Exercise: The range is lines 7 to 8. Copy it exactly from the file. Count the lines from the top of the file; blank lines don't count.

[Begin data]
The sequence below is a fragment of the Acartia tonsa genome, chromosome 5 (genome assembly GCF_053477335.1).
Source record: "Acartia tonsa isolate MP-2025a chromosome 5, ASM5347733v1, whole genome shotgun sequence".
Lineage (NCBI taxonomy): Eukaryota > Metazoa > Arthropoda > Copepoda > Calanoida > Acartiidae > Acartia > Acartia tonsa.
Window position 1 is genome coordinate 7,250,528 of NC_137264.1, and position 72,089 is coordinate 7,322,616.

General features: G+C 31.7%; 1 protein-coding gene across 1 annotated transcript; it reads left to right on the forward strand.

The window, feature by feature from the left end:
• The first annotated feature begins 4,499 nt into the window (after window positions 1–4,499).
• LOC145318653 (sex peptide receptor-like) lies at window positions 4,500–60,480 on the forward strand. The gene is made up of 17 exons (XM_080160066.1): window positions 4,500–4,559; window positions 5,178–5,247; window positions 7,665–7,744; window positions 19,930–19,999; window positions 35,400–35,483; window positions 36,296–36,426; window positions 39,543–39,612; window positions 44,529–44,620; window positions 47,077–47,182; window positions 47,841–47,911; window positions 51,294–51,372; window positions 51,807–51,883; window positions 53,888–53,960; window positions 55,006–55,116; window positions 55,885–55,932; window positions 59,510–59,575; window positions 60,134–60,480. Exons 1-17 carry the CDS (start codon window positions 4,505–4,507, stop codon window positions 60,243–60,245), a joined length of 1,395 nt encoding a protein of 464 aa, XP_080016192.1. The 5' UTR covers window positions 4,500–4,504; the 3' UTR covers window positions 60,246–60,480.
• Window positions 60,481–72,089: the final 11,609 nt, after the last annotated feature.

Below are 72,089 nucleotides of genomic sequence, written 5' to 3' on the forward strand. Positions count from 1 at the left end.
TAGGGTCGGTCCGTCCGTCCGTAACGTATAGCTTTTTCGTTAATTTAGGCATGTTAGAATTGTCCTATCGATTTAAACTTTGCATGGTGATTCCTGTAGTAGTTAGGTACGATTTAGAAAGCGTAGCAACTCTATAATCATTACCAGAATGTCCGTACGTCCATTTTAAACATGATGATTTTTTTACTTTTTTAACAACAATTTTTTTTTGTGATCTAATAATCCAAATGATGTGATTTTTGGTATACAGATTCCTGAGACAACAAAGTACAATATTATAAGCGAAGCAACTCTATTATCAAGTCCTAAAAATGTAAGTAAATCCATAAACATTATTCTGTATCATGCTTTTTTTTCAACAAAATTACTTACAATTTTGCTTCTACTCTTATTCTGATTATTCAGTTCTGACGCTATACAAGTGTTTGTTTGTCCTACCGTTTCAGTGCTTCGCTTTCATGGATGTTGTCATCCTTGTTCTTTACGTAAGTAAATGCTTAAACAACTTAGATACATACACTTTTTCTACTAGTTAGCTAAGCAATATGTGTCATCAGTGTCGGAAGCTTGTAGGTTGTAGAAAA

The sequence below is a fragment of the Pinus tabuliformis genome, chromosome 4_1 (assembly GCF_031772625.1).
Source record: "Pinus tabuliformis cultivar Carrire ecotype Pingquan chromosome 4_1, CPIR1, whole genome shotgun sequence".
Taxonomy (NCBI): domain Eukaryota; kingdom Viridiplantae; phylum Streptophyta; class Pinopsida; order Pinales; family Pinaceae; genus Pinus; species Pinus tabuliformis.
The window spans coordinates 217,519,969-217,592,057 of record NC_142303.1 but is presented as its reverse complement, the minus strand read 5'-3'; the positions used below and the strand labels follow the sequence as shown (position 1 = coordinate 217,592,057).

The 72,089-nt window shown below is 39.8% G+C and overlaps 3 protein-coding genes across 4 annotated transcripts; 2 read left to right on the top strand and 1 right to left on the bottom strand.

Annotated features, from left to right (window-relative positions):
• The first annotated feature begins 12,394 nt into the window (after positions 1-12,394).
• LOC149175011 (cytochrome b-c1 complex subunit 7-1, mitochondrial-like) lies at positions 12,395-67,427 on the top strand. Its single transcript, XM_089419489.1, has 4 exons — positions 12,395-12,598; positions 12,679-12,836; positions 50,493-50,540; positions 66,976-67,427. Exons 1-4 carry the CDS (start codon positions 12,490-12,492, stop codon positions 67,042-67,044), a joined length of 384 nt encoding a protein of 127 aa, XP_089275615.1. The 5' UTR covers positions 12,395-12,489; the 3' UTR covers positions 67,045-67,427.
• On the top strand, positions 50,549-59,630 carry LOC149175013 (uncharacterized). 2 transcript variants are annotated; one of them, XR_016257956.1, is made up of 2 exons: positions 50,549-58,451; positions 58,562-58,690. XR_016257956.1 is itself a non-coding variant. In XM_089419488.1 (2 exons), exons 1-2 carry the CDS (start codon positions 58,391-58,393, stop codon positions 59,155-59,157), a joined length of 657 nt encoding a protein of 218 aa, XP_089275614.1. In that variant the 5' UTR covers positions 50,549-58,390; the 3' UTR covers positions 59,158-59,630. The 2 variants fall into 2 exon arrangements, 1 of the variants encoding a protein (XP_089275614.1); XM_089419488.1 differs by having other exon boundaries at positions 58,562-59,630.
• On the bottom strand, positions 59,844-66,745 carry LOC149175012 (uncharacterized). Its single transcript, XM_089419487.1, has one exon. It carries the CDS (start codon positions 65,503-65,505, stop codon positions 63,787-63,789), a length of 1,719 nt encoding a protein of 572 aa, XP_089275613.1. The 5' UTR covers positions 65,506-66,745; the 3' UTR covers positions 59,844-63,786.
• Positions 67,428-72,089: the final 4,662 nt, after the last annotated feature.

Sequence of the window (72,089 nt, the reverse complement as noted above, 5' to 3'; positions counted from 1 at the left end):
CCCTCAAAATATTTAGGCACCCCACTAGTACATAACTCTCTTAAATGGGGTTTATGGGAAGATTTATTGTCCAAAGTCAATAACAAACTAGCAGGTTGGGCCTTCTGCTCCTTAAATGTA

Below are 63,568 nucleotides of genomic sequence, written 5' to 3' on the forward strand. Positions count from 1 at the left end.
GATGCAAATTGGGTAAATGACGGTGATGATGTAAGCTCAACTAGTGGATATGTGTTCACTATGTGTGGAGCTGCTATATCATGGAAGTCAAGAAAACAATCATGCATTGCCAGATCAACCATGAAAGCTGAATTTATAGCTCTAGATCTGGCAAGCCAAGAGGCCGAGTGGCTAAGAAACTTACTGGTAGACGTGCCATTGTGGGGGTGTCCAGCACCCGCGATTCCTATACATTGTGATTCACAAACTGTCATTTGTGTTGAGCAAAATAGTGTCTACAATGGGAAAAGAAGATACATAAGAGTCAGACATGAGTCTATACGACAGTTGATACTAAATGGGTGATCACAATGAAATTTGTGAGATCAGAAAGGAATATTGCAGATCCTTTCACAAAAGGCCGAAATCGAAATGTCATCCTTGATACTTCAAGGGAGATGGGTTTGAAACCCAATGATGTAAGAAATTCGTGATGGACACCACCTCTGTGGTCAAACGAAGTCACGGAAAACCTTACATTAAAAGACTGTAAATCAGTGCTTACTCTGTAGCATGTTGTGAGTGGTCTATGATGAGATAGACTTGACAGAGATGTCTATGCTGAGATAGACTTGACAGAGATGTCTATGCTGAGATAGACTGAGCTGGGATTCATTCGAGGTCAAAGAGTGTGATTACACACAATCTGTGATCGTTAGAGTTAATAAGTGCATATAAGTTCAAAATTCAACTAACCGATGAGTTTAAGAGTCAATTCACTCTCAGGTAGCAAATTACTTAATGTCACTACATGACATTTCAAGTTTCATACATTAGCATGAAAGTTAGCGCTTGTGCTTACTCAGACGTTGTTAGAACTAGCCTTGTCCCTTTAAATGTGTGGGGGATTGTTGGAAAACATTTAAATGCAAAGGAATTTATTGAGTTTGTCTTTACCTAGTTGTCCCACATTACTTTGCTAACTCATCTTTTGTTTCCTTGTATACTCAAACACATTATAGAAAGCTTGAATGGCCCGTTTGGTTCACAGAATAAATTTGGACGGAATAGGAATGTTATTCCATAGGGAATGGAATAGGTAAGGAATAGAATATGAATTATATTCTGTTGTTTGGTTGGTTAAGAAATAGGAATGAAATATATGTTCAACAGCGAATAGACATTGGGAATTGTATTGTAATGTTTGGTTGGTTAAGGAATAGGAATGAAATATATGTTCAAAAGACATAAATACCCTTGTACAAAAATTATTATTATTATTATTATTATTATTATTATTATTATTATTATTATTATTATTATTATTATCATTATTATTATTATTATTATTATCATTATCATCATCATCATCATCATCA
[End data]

• The first annotated feature begins 4,499 nt into the window (after window positions 1–4,499).
• LOC145318653 (sex peptide receptor-like) lies at window positions 4,500–60,480 on the forward strand. The gene is made up of 17 exons (XM_080160066.1): window positions 4,500–4,559; window positions 5,178–5,247; window positions 7,665–7,744; window positions 19,930–19,999; window positions 35,400–35,483; window positions 36,296–36,426; window positions 39,543–39,612; window positions 44,529–44,620; window positions 47,077–47,182; window positions 47,841–47,911; window positions 51,294–51,372; window positions 51,807–51,883; window positions 53,888–53,960; window positions 55,006–55,116; window positions 55,885–55,932; window positions 59,510–59,575; window positions 60,134–60,480. Exons 1-17 carry the CDS (start codon window positions 4,505–4,507, stop codon window positions 60,243–60,245), a joined length of 1,395 nt encoding a protein of 464 aa, XP_080016192.1. The 5' UTR covers window positions 4,500–4,504; the 3' UTR covers window positions 60,246–60,480.